Artist Spotlight: Mark Hirsch ’12

Cameron Carrus

(Photo by Fanny Lau)

Musicians, directors, dancers and painters are all artists, but they all have a specialty. As a musician, I don’t even know how to hold a paint brush, and plenty of painters wouldn’t know how to play a musical instrument.

Mark Hirsch is one of a select few artists who can transcend the artistic fields. His Honors Project blends music, film and dance to create a modern multimedia ballet.

Hirsch, a five-year guitar performance major, class of ’12, started composing at an early age, and advanced his composition skills at Lawrence by taking advantage of what the composition department has to offer.

He developed an interest in film during his time at Lawrence and was also a dancer back in the day. As such, Hirsch’s Honors Project is really a way to bring all of his accumulated art interests together into one cohesive project.

The ballet is influenced by a story written by Jorge Luis Borges, titled “The Secret Miracle.” The idea of stopping time is one of the main aspects of the story that influenced Hirsch in his project. The ballet focuses on a couple who meet and fall in love in prison. Time stops so that they can fulfill their desires in their own minds before they are both sentenced to death.

After Hirsch settled on the story of the ballet, his first task was to write the music, which he began last summer. Once the school year commenced, the dance aspect came into play. With direction from Visiting Professor in Dance Rebecca Salzer, Hirsch collaborated on the choreography with dancers Madeline Bunke and Adriane Melchert.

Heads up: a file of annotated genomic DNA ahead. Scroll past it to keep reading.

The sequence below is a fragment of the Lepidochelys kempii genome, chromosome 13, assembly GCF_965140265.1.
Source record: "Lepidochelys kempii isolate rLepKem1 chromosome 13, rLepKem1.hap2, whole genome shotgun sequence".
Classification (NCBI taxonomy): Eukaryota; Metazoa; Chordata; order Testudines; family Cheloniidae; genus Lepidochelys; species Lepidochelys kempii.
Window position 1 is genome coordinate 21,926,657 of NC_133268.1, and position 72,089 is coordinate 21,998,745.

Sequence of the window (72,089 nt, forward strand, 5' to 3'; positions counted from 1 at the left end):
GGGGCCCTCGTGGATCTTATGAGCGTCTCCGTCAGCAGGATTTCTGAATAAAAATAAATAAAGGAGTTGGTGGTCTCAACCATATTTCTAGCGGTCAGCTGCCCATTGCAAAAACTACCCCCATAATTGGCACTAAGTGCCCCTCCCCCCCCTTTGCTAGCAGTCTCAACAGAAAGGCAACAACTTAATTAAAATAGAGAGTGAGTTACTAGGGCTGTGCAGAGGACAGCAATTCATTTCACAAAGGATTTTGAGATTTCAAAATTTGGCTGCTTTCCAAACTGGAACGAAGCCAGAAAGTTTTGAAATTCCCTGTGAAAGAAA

Hirsch says that this project has been a “cool opportunity to work with [Salzer]” in his last year here. Hirsch is just now putting the finishing touches on the film.

Hirsch’s composition has been highly influenced by avant-garde composers such as John Cage, Morton Feldman and John Luther Adams. The music takes on neo-tonal and modal qualities at times and is sometimes free of certain traditional parameters such as meter.

Despite his unconventional methods, Hirsch was conscious of the fact that “music was not the sole focus [of the project.] It had to help communicate the drama, so it needed to be effective instead of just pushing the boundaries.”

Due to his self-awareness, he was able to find a happy medium.

“Perception of time is the common denominator of all of the music that I write,” said Hirsch. He reflected on how fascinating it was to watch his piece come to life when it was played by live musicians, as they “added a human element” to and interpreted the “meditative aspect” of the piece.

Hirsch just recently held the first rehearsal where he brought the two dancers and ten musicians together. As nerve-wracking as Hirsch said it was to conduct the musicians and make sure they were syncing with the dancers, he said that the union of the two naturally solved a few problems that each group was having on their own.

“The presence of the dancers gave a sense of drama to the music, which was lacking. The music, in return, gave the dancers a human quality, which they had been lacking,” said Hirsch. Overall, Hirsch is pleased with how all of his hard work is coming together, and he is eager for it to premiere.

Be sure to check out Hirsch’s ballet, “Rebekah and Aliya,” from March 9 to 11 at 6:30 p.m. in the Esch Studio of the Warch Campus Center.

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